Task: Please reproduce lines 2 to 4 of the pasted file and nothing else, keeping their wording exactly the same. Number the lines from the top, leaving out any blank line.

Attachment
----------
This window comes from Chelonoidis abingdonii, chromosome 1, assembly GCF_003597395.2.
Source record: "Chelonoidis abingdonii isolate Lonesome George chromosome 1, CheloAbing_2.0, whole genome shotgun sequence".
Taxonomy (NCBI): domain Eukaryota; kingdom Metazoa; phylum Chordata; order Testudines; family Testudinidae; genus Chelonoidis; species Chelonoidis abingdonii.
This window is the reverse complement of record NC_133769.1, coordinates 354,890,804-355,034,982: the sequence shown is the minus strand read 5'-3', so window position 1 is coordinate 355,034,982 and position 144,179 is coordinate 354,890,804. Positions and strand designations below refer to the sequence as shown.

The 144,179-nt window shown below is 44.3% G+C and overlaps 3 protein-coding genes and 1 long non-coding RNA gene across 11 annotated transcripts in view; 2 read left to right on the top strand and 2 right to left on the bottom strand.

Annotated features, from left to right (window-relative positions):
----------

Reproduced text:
Source record: "Chelonoidis abingdonii isolate Lonesome George chromosome 1, CheloAbing_2.0, whole genome shotgun sequence".
Taxonomy (NCBI): domain Eukaryota; kingdom Metazoa; phylum Chordata; order Testudines; family Testudinidae; genus Chelonoidis; species Chelonoidis abingdonii.
This window is the reverse complement of record NC_133769.1, coordinates 354,890,804-355,034,982: the sequence shown is the minus strand read 5'-3', so window position 1 is coordinate 355,034,982 and position 144,179 is coordinate 354,890,804. Positions and strand designations below refer to the sequence as shown.